Speaking of earth, things end up getting typically crazy, as is par for the course in this show. Lenny Henry’s Barton reveals his master plan, which is basically The Matrix but human beings will be kept as hard drives and not batteries. He delivers a great speech about the dangers of social media and our reliance on technology, which might have felt a bit embarrassing (like that bewildering boomer-bait video “Look Up” from a few years back) but it works for a number of reasons. Firstly, it’s not saying people are stupid for using technology, it’s more of a warning on the ruthless sketchiness of companies like Apple and Facebook, especially after the Cambridge Analytica scandal. And it’s not condemning technology, in fact technology helps save the day in this episode, and it celebrates the people who built the technology. Finally, Lenny Henry just kills it as Barton, somehow transitioning from one of the country’s best-known comedians to a believable tech genius. He leaves a little unceremoniously at the end of this episode and I just hope that he makes a return, because he doesn’t really face any comeuppance.
Things are wrapped up neatly by the end, but that’s not surprising. It wouldn’t be the show it was if it left too many threads dangling. It’s quick, it’s silly, but it’s satisfying – something last season’s episodes often forgot. The episode takes the time to pick up the pieces. We see The Doctor returning with the women to their time periods. There’s a great scene where she wipes their minds, an act she is obviously not comfortable with but something that has to be done. It makes these characters feel important, not just tacked on. And it also adds some depth to The Doctor, not an easy task after all these years.
And that’s the absolute best thing about this episode; the handling of The Doctor. I love Jodie Whittaker in this role, have done since the beginning. But it’s true that the writing hasn’t always known how to handle her, leading to inconsistencies in the character and people thinking that sometimes she doesn’t feel very Doctor-like. But here she is superb, delivering a performance that you just don’t expect from this show. She never talks about herself, something that her companions have picked up on. As the episode comes to an end, and they try and talk to her, we realise that her jokes and cheery nature are often just a front for their benefit. She’s hurting, even more by the end of this episode, but she puts on a brave face because that’s what people expect.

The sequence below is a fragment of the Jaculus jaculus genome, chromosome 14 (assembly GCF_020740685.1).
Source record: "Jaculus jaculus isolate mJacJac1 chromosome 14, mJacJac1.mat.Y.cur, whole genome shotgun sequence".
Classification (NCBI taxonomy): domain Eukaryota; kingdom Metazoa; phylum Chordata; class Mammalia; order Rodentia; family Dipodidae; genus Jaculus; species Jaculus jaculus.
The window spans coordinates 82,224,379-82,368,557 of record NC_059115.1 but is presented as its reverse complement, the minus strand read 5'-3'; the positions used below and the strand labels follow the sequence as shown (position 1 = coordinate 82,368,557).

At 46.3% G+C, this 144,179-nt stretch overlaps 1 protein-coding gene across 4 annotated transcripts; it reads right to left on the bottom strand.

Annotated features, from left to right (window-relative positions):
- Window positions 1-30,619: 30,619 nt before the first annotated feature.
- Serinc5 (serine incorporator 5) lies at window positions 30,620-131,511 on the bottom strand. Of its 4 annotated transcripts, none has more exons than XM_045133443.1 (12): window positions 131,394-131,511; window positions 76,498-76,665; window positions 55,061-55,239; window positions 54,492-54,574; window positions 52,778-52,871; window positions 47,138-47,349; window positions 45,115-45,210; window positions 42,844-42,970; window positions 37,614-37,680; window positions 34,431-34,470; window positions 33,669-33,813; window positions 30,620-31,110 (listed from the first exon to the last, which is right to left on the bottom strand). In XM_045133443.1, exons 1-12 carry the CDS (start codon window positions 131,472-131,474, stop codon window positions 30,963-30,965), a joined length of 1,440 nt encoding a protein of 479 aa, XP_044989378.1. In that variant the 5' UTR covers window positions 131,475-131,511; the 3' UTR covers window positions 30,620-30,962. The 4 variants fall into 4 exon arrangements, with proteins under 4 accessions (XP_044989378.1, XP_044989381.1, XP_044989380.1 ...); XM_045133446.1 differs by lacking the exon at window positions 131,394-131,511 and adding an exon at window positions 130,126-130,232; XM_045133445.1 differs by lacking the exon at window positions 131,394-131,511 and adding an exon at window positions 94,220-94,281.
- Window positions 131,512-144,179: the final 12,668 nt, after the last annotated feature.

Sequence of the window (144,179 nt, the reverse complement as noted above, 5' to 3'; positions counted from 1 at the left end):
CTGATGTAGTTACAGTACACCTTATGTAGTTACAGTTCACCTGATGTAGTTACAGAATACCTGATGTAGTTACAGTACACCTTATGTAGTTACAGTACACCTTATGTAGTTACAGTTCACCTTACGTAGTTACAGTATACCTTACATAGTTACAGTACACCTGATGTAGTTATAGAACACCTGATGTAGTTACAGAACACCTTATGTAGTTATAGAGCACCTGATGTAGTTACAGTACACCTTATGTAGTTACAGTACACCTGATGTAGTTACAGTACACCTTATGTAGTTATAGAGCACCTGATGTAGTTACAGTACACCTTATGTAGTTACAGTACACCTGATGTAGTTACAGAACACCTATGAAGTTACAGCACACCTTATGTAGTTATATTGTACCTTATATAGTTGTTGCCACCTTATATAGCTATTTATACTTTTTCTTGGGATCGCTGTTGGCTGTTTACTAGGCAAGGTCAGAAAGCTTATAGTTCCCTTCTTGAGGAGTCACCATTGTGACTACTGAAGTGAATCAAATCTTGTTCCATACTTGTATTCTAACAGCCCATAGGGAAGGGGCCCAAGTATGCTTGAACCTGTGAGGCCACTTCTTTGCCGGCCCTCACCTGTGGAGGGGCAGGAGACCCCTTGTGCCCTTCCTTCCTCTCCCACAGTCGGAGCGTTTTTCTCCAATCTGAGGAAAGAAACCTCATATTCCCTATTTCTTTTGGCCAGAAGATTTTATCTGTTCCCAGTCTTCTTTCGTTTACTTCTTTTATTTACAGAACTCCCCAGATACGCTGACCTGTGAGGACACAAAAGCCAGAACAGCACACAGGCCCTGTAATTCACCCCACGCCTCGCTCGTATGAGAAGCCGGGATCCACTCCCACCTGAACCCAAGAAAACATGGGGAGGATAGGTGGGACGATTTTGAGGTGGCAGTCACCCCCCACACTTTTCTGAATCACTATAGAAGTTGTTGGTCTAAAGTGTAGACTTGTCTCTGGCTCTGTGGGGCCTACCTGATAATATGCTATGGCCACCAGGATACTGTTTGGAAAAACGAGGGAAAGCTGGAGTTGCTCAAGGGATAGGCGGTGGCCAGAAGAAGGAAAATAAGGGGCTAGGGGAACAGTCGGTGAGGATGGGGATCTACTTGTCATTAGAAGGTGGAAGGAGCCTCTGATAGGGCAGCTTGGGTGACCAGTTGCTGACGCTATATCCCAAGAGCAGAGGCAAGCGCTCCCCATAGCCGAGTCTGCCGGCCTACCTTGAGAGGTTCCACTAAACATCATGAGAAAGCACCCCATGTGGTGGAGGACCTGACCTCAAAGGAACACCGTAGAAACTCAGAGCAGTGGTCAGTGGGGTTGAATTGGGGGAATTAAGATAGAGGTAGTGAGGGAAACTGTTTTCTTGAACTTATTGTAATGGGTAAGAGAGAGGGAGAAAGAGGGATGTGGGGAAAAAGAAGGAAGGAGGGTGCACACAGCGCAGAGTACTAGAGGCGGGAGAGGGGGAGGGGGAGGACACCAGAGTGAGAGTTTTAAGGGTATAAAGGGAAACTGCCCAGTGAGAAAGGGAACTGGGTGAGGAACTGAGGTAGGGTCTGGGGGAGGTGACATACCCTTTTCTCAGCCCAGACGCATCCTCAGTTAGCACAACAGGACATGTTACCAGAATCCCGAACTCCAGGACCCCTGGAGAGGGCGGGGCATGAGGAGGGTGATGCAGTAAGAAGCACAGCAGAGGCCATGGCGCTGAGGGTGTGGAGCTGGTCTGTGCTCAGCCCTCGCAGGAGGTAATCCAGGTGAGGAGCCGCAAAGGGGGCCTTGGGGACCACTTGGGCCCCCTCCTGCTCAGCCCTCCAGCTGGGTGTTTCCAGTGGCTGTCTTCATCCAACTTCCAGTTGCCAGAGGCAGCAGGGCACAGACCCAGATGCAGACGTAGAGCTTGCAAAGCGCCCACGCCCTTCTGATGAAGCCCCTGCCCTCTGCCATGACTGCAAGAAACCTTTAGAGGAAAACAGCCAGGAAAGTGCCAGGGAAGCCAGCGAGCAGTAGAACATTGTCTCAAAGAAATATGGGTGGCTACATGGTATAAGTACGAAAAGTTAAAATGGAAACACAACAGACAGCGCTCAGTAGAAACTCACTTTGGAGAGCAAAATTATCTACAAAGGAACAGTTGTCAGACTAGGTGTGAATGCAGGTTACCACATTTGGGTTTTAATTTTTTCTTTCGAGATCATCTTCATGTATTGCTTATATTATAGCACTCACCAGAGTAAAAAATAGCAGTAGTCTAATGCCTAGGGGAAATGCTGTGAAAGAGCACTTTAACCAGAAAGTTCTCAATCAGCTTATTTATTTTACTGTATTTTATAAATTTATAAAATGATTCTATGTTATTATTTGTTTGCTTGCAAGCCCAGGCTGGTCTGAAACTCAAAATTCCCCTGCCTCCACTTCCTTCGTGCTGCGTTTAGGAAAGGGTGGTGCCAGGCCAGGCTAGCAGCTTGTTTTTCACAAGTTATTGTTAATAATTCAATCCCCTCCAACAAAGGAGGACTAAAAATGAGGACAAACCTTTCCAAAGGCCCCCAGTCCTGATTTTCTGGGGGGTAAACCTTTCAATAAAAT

The final ten minutes, delivered almost entirely without dialogue on her part, are the best scenes the show has done in years. The Master reveals that Gallifrey has been destroyed, punished by him for something he’s discovered. The Timeless Child. As The Doctor ventures back and sees the crumbling city, the bombed citadel, Whittaker manages to deliver a knockout performance – and let’s face it, it’s not like the destruction of Gallifrey is something surprising at this point. She lifts this potentially stale twist into something more, something personal and heartbreaking.
And the “Timeless Child” hopefully means more of the series long arcs of old, a new “Bad Wolf” hopefully. I miss scouring the episodes for clues and hints, bring back those days. Give me some more fake websites (I spent hours on the old Torchwood site).
It’s a fantastic episode, plain and simple. It offers a great story in which every character feels worthwhile and important, but it also promises something greater for the overall season. All this in an episode in which the title is a crappy pun. I don’t want to speak too soon, but things are looking good for Doctor Who.
Reviewed by Jack